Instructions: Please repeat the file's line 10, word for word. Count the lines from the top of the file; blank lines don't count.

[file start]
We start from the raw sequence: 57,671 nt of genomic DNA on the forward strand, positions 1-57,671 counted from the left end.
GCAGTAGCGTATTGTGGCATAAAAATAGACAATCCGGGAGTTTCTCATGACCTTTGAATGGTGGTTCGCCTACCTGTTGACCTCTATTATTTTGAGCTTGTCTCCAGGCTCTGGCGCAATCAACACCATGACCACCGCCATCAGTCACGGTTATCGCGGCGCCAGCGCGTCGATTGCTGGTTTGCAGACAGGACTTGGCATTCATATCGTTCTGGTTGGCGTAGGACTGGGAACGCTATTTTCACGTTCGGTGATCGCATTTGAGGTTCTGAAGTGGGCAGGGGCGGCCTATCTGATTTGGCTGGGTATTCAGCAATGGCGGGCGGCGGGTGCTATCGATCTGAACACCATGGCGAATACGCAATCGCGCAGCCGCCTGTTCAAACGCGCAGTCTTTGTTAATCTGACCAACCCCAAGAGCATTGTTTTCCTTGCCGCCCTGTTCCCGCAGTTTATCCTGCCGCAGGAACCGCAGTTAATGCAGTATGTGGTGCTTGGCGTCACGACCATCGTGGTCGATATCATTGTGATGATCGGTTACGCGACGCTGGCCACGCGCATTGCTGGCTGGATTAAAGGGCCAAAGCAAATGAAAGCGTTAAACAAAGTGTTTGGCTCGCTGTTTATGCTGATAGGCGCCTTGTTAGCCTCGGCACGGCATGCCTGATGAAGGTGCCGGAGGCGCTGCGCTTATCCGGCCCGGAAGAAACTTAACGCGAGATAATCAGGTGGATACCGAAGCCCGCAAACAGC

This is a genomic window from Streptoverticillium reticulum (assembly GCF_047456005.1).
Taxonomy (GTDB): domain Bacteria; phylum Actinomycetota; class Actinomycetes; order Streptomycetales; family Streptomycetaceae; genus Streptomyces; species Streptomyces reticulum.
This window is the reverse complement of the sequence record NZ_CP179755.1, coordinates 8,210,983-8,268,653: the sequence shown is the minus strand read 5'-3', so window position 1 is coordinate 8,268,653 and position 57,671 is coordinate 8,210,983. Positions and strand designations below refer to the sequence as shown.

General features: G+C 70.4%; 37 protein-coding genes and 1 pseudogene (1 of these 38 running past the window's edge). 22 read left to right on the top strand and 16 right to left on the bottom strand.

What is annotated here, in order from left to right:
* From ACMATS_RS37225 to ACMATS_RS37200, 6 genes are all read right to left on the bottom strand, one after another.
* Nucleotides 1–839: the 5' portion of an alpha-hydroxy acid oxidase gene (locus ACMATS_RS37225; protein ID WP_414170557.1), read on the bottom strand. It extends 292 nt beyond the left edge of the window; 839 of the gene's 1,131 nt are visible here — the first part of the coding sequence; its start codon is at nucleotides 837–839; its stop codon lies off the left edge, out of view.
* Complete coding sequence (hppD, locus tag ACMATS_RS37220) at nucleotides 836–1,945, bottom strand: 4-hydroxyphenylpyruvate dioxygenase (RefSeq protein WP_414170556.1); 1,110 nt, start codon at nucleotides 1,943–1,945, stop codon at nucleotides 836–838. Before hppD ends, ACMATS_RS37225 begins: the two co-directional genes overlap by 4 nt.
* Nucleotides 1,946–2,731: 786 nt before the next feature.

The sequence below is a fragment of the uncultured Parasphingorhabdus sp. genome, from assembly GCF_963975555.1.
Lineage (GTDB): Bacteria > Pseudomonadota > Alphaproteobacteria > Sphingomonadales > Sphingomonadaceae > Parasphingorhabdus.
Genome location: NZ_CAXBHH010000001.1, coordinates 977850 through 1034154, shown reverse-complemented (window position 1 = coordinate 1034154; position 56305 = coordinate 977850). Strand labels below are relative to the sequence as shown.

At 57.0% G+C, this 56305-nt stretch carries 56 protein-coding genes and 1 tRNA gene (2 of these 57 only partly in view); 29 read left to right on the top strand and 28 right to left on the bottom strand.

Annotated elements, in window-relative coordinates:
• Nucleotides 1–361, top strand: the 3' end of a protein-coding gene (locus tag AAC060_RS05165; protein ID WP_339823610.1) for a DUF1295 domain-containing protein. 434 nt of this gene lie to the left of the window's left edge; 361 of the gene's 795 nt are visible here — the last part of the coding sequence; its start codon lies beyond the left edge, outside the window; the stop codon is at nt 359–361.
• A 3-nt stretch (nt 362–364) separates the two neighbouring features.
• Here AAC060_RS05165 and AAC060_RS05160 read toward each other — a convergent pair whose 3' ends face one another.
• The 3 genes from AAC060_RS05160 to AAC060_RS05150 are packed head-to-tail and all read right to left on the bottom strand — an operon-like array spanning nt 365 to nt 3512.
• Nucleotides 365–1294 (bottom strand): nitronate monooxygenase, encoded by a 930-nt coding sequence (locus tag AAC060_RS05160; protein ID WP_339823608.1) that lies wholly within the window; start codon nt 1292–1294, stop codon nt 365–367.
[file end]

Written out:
* Complete coding sequence (hppD, locus tag ACMATS_RS37220) at nucleotides 836–1,945, bottom strand: 4-hydroxyphenylpyruvate dioxygenase (RefSeq protein WP_414170556.1); 1,110 nt, start codon at nucleotides 1,943–1,945, stop codon at nucleotides 836–838. Before hppD ends, ACMATS_RS37225 begins: the two co-directional genes overlap by 4 nt.